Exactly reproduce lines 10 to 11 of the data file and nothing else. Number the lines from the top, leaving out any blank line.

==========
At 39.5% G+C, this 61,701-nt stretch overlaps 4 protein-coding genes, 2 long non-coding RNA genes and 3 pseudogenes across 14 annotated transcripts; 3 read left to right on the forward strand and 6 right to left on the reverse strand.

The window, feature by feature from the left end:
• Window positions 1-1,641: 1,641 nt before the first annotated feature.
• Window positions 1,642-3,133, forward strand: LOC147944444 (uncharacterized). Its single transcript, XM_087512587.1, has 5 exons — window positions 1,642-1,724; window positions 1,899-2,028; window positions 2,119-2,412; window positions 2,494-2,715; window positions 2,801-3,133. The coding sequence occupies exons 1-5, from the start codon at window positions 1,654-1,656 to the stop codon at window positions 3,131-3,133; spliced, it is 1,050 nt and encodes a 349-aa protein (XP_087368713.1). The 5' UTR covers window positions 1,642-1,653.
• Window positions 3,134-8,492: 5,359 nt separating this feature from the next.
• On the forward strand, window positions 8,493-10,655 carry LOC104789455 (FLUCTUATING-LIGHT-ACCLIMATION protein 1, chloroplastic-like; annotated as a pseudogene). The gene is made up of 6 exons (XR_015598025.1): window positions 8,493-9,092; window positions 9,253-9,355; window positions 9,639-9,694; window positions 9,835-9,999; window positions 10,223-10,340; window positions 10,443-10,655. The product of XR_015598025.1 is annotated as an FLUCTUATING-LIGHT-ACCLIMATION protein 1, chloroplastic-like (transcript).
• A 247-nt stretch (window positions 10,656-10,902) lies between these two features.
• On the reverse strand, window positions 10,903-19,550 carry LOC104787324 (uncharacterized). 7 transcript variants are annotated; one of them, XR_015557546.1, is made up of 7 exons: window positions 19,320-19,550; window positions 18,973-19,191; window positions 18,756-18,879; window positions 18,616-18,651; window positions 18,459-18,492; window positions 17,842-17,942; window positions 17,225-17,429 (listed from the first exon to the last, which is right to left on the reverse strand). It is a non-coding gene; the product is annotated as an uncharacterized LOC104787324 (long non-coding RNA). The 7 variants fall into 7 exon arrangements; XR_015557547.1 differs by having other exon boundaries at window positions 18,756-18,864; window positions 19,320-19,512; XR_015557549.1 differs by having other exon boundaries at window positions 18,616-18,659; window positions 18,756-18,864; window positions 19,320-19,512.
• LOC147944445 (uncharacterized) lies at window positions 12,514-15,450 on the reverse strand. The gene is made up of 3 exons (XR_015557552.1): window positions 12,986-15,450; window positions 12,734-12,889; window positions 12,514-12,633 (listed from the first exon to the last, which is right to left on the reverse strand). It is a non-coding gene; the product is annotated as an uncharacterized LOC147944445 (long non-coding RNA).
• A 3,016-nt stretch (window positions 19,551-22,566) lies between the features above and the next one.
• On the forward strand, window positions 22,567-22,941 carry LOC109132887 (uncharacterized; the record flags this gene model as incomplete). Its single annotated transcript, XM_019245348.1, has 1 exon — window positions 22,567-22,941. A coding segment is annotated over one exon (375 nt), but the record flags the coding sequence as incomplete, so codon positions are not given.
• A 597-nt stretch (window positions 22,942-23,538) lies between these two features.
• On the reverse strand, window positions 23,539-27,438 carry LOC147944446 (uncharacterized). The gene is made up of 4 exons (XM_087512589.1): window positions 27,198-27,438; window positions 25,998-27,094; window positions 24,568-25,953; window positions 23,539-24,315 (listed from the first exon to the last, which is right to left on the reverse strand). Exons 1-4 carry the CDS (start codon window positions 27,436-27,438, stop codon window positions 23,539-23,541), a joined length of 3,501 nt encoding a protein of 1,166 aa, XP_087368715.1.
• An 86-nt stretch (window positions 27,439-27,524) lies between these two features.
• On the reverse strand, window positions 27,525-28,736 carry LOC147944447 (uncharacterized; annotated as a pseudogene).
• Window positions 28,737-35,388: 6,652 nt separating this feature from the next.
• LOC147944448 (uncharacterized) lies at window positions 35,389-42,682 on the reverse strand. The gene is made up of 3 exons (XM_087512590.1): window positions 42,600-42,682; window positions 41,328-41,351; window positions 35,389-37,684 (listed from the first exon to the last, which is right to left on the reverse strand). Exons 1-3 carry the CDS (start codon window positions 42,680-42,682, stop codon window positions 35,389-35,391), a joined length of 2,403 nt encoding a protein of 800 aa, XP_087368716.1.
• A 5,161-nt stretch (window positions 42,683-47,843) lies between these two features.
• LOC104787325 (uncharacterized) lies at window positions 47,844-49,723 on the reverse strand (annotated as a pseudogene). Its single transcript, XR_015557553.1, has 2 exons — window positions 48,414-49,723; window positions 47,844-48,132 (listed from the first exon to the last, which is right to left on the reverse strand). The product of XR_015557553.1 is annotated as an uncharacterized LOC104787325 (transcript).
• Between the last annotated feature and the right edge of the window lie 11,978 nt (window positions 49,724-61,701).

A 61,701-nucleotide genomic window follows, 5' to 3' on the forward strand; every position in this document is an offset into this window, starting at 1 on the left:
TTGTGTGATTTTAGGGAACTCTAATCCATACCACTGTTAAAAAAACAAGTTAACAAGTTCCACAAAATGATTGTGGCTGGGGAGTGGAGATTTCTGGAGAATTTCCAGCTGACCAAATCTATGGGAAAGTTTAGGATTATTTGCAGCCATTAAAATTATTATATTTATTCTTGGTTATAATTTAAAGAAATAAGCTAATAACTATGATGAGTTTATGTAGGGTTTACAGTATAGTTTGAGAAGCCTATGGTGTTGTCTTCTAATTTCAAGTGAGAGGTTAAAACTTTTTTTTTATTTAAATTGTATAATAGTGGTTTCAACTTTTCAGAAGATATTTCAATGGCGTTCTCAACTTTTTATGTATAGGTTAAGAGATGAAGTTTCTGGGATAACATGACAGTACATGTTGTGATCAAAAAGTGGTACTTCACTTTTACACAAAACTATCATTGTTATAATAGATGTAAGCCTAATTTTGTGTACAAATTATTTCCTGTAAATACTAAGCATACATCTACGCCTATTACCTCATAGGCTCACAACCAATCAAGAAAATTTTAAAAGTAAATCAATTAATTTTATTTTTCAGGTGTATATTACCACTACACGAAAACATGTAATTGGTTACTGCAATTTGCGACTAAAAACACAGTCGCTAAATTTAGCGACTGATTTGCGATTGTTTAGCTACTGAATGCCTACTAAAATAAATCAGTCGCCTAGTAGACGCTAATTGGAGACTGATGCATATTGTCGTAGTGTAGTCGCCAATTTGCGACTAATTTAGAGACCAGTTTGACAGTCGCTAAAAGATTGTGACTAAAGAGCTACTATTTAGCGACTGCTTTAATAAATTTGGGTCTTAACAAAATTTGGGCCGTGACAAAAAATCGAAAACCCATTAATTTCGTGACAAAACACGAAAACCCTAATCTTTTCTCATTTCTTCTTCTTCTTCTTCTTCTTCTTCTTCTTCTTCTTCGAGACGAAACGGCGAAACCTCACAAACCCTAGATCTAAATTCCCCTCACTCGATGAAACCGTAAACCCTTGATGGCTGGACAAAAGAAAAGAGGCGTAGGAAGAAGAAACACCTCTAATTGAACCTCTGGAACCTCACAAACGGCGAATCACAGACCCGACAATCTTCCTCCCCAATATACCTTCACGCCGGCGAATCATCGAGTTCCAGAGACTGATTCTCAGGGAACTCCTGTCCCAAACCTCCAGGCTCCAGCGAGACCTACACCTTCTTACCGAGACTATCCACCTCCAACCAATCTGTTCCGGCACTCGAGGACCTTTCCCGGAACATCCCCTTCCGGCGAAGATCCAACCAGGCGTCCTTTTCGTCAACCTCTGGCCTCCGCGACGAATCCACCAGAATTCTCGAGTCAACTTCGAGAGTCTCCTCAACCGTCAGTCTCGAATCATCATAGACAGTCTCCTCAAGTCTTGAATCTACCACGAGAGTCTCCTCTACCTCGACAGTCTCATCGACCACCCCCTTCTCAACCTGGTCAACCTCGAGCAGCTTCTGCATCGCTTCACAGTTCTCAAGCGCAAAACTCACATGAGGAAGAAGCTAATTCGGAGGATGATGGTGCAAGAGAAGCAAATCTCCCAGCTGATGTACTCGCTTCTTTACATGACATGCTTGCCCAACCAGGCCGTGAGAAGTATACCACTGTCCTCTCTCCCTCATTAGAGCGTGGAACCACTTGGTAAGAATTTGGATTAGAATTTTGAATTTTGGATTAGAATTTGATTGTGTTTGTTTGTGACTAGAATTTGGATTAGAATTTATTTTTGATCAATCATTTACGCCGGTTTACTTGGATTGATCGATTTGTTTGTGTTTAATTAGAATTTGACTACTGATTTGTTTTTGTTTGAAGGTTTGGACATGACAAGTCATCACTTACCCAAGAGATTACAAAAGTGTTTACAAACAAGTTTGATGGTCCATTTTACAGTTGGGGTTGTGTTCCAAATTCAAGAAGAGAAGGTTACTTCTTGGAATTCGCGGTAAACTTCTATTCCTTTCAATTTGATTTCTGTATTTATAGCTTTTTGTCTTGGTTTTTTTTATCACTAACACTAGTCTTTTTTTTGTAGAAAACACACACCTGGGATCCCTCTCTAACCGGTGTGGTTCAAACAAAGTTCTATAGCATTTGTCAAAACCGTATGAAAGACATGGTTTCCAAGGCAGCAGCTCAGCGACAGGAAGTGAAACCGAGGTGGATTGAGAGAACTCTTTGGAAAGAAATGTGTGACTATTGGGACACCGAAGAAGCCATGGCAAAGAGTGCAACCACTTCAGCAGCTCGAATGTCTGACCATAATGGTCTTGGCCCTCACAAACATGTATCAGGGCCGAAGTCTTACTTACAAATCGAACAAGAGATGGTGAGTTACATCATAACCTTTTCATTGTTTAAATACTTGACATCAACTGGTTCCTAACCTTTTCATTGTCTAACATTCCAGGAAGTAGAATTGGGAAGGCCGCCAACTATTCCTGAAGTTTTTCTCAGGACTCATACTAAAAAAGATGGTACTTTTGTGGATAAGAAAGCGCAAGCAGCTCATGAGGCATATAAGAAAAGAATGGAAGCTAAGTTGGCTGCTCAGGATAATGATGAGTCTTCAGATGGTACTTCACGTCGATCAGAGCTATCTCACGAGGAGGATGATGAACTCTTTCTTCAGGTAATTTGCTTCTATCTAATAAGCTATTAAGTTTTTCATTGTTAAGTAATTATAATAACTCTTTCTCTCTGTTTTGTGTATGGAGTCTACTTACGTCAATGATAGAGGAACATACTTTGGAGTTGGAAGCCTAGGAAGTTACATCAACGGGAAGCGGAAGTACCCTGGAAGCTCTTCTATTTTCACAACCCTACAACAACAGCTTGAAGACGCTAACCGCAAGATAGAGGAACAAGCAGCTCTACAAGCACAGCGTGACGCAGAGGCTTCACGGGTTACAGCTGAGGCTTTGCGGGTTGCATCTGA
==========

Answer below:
• A 3,016-nt stretch (window positions 19,551-22,566) lies between the features above and the next one.
• On the forward strand, window positions 22,567-22,941 carry LOC109132887 (uncharacterized; the record flags this gene model as incomplete). Its single annotated transcript, XM_019245348.1, has 1 exon — window positions 22,567-22,941. A coding segment is annotated over one exon (375 nt), but the record flags the coding sequence as incomplete, so codon positions are not given.